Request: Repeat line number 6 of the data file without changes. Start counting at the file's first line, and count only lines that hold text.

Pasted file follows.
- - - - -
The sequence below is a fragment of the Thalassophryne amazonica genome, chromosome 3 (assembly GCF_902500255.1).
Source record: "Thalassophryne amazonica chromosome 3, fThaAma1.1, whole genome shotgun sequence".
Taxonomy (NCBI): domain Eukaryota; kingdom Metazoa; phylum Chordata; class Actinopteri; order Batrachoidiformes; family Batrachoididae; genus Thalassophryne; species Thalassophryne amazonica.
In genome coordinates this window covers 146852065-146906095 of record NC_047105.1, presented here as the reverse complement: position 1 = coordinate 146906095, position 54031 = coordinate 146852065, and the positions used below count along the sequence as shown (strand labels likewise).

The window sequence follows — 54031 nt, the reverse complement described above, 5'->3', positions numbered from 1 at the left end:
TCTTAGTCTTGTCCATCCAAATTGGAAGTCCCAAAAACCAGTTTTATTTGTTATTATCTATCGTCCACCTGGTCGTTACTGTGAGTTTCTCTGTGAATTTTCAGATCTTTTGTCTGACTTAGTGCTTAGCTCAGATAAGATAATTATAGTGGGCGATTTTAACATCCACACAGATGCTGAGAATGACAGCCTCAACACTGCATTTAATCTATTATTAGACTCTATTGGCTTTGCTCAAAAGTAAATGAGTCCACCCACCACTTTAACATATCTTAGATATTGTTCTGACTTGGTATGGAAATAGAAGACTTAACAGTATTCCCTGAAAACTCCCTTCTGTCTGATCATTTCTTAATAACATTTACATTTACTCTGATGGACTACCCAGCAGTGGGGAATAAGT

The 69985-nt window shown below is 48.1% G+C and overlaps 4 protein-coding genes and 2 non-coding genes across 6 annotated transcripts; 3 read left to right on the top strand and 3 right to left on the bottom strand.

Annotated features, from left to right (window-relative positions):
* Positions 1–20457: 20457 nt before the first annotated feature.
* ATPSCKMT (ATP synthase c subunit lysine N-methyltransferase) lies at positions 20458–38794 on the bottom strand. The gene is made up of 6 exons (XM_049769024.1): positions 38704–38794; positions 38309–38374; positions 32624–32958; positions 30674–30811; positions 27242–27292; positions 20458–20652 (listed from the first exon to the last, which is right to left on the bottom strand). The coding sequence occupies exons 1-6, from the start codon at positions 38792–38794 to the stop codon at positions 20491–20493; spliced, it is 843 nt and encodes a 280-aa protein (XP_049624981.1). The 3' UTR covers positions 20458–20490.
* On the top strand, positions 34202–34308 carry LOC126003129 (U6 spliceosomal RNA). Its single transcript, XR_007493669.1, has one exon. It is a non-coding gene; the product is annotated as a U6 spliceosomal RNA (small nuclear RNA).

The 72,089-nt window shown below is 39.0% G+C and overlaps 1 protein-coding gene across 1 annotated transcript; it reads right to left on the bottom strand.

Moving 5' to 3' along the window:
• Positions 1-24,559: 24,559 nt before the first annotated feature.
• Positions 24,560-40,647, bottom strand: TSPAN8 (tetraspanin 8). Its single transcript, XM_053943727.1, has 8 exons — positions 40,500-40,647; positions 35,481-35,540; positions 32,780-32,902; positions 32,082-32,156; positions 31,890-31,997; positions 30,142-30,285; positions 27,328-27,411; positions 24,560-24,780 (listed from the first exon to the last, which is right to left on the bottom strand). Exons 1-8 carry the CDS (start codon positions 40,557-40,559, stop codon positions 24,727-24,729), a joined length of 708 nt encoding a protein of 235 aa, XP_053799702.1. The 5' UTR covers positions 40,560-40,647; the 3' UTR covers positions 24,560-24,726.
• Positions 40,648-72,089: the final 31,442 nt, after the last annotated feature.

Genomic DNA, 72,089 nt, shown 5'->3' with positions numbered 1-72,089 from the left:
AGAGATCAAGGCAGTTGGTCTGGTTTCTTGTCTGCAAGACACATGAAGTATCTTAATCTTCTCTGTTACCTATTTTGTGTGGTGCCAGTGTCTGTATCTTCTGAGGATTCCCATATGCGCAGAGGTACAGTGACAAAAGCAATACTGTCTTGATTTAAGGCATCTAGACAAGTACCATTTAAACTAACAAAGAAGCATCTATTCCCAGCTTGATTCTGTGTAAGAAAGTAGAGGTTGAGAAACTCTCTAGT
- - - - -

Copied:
TCTTAGTCTTGTCCATCCAAATTGGAAGTCCCAAAAACCAGTTTTATTTGTTATTATCTATCGTCCACCTGGTCGTTACTGTGAGTTTCTCTGTGAATTTTCAGATCTTTTGTCTGACTTAGTGCTTAGCTCAGATAAGATAATTATAGTGGGCGATTTTAACATCCACACAGATGCTGAGAATGACAGCCTCAACACTGCATTTAATCTATTATTAGACTCTATTGGCTTTGCTCAAAAGTAAATGAGTCCACCCACCACTTTAACATATCTTAGATATTGTTCTGACTTGGTATGGAAATAGAAGACTTAACAGTATTCCCTGAAAACTCCCTTCTGTCTGATCATTTCTTAATAACATTTACATTTACTCTGATGGACTACCCAGCAGTGGGGAATAAGT